Persistent Angina Uncovers Unusual Communication Between the Left Anterior Descending and Circumflex Arteries
A 55-year-old man had presented with progressive dyspnea and chest pain on exertion. The patient underwent a treadmill stress echocardiogram which reproduced his symptoms. However, no regional wall motion abnormalities were documented and the stress test was read as negative. He had achieved 10.0 METs on the Bruce protocol (double product 25 988) and had a resting ejection fraction of 62% that improved to 80% with stress. Despite medical optimization with β blockade and long acting nitrates, the patient continued to have significant symptomatology while engaged in activities of daily living. He was referred for coronary angiography because of ongoing angina.
Angiography revealed that the left main coronary artery had a 70% stenosis and led to a diminutive left circumflex and ramus intermedius arteries. There was an arterial connection bridging from the ramus intermedius connecting to an anomalous left anterior descending artery (LAD) which filled both anterograde and retrograde (Figure 1). The ostium of the LAD could not be initially located despite extensive effort. To further characterize the coronary anatomy for planning revascularization, a contrast-enhanced CT coronary angiogram with 3-dimensional reconstruction was obtained (Movie I in the online-only Data Supplement). This confirmed the origin of the LAD from the right aortic sinus and ruled out an aortic intramural component or slit-like orifice. This artery coursed behind the right ventricular outflow tract and in the interventricular septum before reaching its perfusion territory (Figure 2).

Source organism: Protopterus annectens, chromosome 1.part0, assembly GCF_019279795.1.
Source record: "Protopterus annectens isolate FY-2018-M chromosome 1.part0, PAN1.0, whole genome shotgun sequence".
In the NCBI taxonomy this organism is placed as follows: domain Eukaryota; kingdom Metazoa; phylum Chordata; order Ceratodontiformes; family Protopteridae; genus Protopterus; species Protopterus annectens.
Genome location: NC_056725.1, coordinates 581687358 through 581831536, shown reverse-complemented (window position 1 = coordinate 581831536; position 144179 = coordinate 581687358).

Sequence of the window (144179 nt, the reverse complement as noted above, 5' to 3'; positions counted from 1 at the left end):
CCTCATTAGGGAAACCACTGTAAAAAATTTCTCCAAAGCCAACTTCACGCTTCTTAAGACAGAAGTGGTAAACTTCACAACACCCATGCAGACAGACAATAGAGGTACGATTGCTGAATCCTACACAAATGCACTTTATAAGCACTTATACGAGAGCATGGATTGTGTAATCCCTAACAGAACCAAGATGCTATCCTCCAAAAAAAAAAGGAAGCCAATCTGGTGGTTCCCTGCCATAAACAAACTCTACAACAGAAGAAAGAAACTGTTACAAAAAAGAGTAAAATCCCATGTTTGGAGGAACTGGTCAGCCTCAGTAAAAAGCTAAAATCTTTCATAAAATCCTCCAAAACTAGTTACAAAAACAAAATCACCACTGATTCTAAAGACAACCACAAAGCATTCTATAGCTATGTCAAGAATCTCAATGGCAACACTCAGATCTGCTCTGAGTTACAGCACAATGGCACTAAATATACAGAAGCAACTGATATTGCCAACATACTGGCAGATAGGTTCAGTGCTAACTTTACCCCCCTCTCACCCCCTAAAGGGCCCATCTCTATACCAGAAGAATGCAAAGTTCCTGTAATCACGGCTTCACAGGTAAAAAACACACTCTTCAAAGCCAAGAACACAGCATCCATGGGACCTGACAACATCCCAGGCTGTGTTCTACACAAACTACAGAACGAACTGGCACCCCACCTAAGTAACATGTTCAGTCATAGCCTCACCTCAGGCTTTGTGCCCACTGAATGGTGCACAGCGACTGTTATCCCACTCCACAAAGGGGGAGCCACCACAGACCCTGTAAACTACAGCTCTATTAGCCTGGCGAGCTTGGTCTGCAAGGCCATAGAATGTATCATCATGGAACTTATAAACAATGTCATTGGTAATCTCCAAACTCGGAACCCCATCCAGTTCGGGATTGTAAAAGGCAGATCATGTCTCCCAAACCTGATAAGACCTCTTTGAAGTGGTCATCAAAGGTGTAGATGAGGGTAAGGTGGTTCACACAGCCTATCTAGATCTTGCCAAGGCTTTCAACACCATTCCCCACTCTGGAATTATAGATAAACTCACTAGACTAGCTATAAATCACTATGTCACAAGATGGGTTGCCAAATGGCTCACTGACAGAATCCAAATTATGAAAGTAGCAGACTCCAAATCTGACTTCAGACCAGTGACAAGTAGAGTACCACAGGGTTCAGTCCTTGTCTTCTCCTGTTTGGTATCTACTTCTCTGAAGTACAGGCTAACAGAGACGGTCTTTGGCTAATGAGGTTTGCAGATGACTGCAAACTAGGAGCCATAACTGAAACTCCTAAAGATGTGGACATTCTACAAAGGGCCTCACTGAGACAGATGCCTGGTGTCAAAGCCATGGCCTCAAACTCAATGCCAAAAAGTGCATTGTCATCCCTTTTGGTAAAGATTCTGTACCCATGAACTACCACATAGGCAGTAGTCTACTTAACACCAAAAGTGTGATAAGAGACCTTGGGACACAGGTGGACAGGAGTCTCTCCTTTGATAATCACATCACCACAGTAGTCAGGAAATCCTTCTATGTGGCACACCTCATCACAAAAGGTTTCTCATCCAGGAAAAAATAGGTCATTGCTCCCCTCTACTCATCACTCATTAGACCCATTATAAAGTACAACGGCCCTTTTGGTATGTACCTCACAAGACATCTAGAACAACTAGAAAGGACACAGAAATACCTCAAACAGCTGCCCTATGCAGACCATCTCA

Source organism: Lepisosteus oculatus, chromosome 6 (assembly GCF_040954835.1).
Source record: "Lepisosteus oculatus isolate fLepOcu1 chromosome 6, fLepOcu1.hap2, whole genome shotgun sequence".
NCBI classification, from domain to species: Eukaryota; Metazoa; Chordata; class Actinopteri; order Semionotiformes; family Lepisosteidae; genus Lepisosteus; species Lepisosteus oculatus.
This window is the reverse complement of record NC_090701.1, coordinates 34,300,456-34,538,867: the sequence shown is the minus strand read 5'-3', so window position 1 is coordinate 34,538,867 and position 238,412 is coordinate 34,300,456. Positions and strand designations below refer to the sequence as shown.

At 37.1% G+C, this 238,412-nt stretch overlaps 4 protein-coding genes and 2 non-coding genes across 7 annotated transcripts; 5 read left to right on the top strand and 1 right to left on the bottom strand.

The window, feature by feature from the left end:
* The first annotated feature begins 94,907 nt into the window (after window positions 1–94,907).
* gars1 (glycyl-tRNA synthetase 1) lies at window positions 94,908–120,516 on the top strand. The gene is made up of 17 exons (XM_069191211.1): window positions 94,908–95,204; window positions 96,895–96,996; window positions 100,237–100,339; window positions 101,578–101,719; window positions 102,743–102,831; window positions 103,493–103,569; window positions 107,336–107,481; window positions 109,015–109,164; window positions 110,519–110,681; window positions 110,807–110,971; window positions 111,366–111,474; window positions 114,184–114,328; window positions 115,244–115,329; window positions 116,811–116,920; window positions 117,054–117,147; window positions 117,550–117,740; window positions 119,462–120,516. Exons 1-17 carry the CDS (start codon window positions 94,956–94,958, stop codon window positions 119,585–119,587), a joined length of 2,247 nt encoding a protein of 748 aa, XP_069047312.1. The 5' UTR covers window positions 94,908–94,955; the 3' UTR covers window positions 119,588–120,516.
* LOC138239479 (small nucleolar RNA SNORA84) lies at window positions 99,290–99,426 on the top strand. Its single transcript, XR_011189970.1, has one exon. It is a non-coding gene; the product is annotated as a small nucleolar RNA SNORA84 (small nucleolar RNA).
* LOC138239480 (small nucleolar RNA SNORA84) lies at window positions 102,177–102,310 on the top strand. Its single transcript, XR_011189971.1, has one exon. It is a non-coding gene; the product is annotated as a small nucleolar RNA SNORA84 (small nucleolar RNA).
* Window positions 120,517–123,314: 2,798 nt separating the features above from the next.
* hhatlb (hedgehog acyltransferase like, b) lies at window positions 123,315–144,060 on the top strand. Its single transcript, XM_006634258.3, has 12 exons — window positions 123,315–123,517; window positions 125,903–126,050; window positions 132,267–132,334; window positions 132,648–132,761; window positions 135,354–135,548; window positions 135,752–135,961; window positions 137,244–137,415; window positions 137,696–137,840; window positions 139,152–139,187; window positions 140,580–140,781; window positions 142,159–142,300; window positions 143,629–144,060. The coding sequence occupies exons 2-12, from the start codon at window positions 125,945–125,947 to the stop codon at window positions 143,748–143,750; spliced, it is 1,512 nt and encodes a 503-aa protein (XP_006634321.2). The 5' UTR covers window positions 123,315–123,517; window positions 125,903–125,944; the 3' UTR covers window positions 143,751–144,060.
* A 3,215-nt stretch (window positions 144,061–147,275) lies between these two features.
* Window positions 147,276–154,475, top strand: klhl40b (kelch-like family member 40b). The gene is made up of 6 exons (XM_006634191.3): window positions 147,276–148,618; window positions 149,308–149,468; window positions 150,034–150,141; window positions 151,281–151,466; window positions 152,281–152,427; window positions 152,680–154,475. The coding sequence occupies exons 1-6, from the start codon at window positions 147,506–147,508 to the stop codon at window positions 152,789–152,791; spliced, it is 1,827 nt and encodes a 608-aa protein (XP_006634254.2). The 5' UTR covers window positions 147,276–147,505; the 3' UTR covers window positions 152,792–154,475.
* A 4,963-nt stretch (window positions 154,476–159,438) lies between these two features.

Coronary angiography was subsequently used to reconfirm full patency of the LAD before assessing the LM stenosis with intravascular ultrasound (Movie II in the online-only Data Supplement) and fractional flow reserve. Despite the presence of collateral flow from the anomalous LAD, the fractional flow reserve of the left main coronary artery was 0.82. Intravascular ultrasound revealed minimal luminal diameter of 1.6 mm and a minimal luminal area of 2.4 mm.2 The diameter stenosis was estimated to be 72% (Figure 3, upper left and inset). A Xience 3- × 15-mm drug eluting stent was successfully deployed in the left main coronary artery (Figure 3, Movie III in the online-only Data Supplement) with complete resolution of his symptoms.
Coronary artery anomalies are rare, occurring in 0.6% to 1.3% of all patients undergoing coronary angiography, with men affected more frequently than females.1,2 A LAD originating from either the proximal right coronary artery or the right sinus of Valsalva occurs in 1% to 6% of all detected coronary anomalies, which equates to an angiographic prevalence of 1 in 10 000.2–4 Though the main driving force for PCI was ongoing angina, patients with left sided coronary artery arising from the right cusp have a 14:1 increased risk of sudden cardiac death when compared with those with right sided coronaries from the left cusp.4,5 Furthermore, correlation between exertion and sudden death is documented in this population.5,6 This patient was symptomatic, had a job that demanded significant exertion, and an LAD coming off of the right cusp. Thus it was felt that in addition to symptomatic benefit, his risk for sudden death would be reduced with correction of the left main lesion.
To our knowledge, this is the first report of an anomalous LAD originating from the right sinus with persistent communication with the native left main system via an arterial bridge connection to the ramus intermedius.
The online-only Data Supplement is available with this article at http://circ.ahajournals.org/lookup/suppl/doi:10.1161/CIRCULATIONAHA.112.135111/-/DC1.
- © 2013 American Heart Association, Inc.